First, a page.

There are many personal anecdotes about composers and artists with loud voices, raucous laughs, controversial opinions or hot tempers. Big personalities tend to stick in the memory. For a composer like Ravel, however, personality is overshadowed by music, which isn’t a bad thing, of course. It just means that he left the drama to his music, although he still stirred up controversy now and then (whether he meant to or not). Ravel’s Ma mère l’oye appears on LACO’s upcoming concert. He wrote it as a piano duet for children, but later orchestrated it for a chamber ensemble.
Ravel was born in the Basque region of France, very close to the border of Spain. Ravel’s father taught him all about engineering and music, and his mother sang him folk songs that influenced his compositional style. Another great influence was the Paris Exposition that took place in 1889. Ravel was fourteen at the time, and he heard works by Rimsky-Korsakov, a member of the Russian nationalists, The Mighty Five. Claude Debussy also attended the Paris Exposition, where he heard the Javanese gamelan, an important influence in his developing style. Of course, he was a bit older than Ravel, but the two became acquaintances in the 1890s.
Ravel was accepted into the Conservatoire de Paris in late 1889. He grew very much as an artist there, but did not conform well to the conservative ways of the institution. Ravel had a unique learning style, having been mostly educated by his father (we don’t have records of formal schooling in his youth). Because he was not the kind of student favored by the Conservatoire at the time, he was encouraged to leave in 1895. He left, choosing to focus on writing music in his own way. While out of school, he met Erik Satie and found Satie’s musical philosophy very influential on his own style. In 1897, Ravel returned to the Conservatoire and met Gabriel Fauré, who would become his teacher and a great source of support. Ravel never quite fit in at the Conservatoire, but his relationship with Fauré remained strong. Ravel seemed unbothered by most people’s opinions, and was unperturbed by unfavorable reviews.
After 1900, Ravel got involved with a group of other artists. They formed a club and called themselves Les Apaches. It was what we might call an artistic collective today, with writers, composers, and visual artists all working with each other, cross-pollinating each other’s work, and offering support and encouragement. Les Apaches were very supportive of the work of Debussy, who was not a member, but represented to them an individuality of spirit that spoke to their ideals. Les Apaches formed an enthusiastic faction in the audience of Debussy’s controversial opera, Pelléas et Mélisande. Ravel reportedly attended all fourteen performances.
Ravel and Debussy began to get categorized together as Impressionist composers. The term itself was meant in a derogatory way when it was coined. Debussy did not like the descriptor, and although Ravel did not mind it, he also felt it was not a fair label for his music. Ravel was more preoccupied with forms and structures, while Debussy’s compositional style was more open and free. The friendship between the two composers, always cool, ended in the early years of the twentieth century, for a few different reasons. Their relationship was not helped by the desire of the public, who seemed to think they must choose an allegiance to one or the other.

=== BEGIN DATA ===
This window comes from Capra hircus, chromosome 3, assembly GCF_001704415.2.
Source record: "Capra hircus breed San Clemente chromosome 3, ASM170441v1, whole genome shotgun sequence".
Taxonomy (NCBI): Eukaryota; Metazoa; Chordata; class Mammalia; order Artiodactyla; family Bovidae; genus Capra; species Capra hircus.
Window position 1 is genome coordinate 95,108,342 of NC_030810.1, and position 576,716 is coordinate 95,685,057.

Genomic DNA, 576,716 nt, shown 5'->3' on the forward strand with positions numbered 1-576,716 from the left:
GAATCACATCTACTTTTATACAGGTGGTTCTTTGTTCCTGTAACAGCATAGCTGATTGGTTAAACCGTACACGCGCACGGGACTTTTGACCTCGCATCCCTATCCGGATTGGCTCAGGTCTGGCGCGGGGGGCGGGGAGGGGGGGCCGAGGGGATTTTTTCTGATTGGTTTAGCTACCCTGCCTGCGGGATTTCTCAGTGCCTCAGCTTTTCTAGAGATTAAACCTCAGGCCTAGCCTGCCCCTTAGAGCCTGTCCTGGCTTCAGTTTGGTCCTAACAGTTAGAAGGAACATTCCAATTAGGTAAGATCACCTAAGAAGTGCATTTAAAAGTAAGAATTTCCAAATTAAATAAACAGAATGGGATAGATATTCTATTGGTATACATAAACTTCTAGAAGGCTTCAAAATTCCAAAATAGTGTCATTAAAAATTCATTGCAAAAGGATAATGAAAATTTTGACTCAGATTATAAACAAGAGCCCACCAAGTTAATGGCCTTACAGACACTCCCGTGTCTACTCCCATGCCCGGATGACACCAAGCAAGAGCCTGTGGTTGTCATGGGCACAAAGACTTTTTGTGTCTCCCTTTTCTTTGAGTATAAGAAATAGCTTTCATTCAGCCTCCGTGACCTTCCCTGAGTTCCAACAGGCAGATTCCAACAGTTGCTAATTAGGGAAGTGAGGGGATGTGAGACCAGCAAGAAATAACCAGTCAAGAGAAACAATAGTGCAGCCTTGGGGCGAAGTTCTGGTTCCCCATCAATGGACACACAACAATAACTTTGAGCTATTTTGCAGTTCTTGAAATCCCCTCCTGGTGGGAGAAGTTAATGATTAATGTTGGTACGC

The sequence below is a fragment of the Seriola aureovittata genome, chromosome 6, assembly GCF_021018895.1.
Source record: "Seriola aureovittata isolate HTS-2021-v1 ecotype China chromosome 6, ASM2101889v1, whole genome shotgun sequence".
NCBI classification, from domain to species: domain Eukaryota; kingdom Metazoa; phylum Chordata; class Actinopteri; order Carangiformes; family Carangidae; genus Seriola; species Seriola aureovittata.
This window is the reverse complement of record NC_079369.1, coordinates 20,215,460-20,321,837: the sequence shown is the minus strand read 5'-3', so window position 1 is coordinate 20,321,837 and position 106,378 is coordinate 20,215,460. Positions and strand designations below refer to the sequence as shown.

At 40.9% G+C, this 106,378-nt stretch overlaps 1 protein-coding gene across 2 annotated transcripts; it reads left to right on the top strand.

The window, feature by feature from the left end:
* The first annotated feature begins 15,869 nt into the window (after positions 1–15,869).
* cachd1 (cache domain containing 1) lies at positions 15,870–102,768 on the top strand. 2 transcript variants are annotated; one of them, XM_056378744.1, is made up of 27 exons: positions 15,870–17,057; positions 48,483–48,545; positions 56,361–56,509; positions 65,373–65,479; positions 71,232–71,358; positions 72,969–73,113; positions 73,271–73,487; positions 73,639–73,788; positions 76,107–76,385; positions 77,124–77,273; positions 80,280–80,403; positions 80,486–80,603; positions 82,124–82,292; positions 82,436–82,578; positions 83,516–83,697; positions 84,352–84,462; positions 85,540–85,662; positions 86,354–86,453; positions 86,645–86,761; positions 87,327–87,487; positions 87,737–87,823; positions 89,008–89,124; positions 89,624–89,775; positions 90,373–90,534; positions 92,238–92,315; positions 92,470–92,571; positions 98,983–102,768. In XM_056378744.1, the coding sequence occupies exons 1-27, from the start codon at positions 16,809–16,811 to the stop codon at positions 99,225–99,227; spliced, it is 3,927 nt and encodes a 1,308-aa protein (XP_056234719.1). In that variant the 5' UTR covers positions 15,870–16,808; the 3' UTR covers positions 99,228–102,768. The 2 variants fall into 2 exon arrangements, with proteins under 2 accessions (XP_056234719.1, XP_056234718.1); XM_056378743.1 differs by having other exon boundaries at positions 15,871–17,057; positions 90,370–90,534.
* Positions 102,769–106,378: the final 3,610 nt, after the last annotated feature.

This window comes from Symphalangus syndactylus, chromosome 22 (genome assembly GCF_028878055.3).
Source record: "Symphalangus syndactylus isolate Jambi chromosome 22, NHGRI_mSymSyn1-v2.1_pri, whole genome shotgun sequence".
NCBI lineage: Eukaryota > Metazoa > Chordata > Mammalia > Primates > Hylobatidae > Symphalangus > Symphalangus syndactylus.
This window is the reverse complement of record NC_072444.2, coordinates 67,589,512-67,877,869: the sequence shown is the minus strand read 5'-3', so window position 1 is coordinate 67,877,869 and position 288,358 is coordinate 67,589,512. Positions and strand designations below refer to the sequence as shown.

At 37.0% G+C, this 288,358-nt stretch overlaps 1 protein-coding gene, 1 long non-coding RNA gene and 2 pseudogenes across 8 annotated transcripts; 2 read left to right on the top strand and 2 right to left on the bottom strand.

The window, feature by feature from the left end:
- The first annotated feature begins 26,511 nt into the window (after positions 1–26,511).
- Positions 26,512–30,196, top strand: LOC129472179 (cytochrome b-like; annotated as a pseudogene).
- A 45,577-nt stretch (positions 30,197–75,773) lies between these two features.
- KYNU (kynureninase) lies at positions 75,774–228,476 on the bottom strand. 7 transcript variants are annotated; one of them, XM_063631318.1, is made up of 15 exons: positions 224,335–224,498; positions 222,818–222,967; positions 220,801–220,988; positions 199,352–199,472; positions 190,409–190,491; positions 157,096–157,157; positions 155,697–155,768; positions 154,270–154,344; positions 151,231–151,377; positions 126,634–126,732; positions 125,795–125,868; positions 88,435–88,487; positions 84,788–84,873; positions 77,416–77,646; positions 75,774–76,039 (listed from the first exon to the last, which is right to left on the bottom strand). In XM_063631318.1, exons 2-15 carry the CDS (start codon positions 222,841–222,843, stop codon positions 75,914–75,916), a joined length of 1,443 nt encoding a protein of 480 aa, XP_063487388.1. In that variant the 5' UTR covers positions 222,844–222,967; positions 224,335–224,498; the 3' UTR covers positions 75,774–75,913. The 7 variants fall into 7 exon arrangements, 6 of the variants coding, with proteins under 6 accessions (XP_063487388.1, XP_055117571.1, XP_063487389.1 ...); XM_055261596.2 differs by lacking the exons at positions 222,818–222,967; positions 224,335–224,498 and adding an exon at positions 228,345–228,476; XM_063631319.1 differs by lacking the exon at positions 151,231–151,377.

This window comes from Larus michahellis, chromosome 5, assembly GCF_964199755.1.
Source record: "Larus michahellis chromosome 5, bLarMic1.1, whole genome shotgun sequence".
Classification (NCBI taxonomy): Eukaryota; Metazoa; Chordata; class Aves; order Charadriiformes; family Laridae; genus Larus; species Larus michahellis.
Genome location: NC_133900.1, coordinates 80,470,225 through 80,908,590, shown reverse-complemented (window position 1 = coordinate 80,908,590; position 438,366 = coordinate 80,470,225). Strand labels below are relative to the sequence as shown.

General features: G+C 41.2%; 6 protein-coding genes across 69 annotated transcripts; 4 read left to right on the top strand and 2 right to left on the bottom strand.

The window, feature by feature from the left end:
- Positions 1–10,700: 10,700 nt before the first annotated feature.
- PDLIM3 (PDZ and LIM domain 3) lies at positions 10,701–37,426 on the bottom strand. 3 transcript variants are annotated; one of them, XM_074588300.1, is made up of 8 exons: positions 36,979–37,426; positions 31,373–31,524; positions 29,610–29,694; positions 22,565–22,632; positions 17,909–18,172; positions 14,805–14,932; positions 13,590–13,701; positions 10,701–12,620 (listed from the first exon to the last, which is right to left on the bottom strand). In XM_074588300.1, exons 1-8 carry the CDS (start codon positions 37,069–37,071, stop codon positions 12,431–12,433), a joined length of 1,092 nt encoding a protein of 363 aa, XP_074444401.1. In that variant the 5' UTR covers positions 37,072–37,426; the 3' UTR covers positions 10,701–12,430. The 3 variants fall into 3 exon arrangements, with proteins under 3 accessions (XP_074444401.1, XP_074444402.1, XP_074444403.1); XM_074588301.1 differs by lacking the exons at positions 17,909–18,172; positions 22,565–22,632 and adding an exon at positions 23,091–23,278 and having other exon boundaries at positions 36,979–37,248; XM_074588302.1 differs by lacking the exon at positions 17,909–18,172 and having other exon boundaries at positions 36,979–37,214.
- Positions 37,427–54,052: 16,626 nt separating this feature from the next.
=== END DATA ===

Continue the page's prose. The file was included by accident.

Years earlier, Debussy had won one of composition’s most coveted prizes, the Prix de Rome. Ravel also set his sights on winning, but came up short all five times he entered the competition. The closest he came to winning was second place (on his second attempt). In his final attempt, in 1905, 30 year old Ravel entered a piece, which was eliminated in the first round. This early dismissal caused a scandal, nicknamed L’affaire Ravel. Even critics who weren’t fans of Ravel’s music thought the first round elimination was unfair, especially when the facts emerged of whose music made it through; a professor on the jury, Charles Lenepveu, taught at the Conservatoire, and the finalists for the Prize all happened to be his students. L’affaire Ravel encouraged sweeping reforms at the Conservatoire. Lenepveu and Théodore Dubois (director of the school and definitely not a fan of Ravel) retired under pressure. Dubois’ replacement? Ravel supporter and teacher Gabriel Fauré—whose Pavane also appears on LACO’s upcoming concert.
Throughout all of the controversy, Ravel kept writing. He was exacting in his work, so he did not produce a large number of pieces. But the work he did complete was beautifully and finely crafted. He was brilliant at orchestrating piano music, his own and that of others, and he was preoccupied with this in the early part of the 1900s. It was in 1910 that Ravel composed his piano piece Ma mère l’oye (“Mother Goose”), and it was a year later that he orchestrated this work.
There is, of course, more to Ravel’s story, but here’s where we’ll leave him for now. He lived for another twenty-five years after Ma mère l’oye, and composed for 20 of those years. His influences grew and his style developed, but there are still many mysteries about his personal life. Even when he became famous, he shook off the adulation, reasoning that neither praise nor bad reviews meant much. He was the picture of calm indifference. Perhaps this is a trait that many artists and composers would like to have—especially when reviews are unfavorable—but it doesn’t make for good press. Perhaps we feel a little distant emotionally from Ravel the man. Anger, passion, frustration—we can see ourselves in that. We can’t see ourselves in his ability to take criticism and praise with the same neutral expression. He saved all of his emotion for his music, and perhaps this is where we feel closest to him.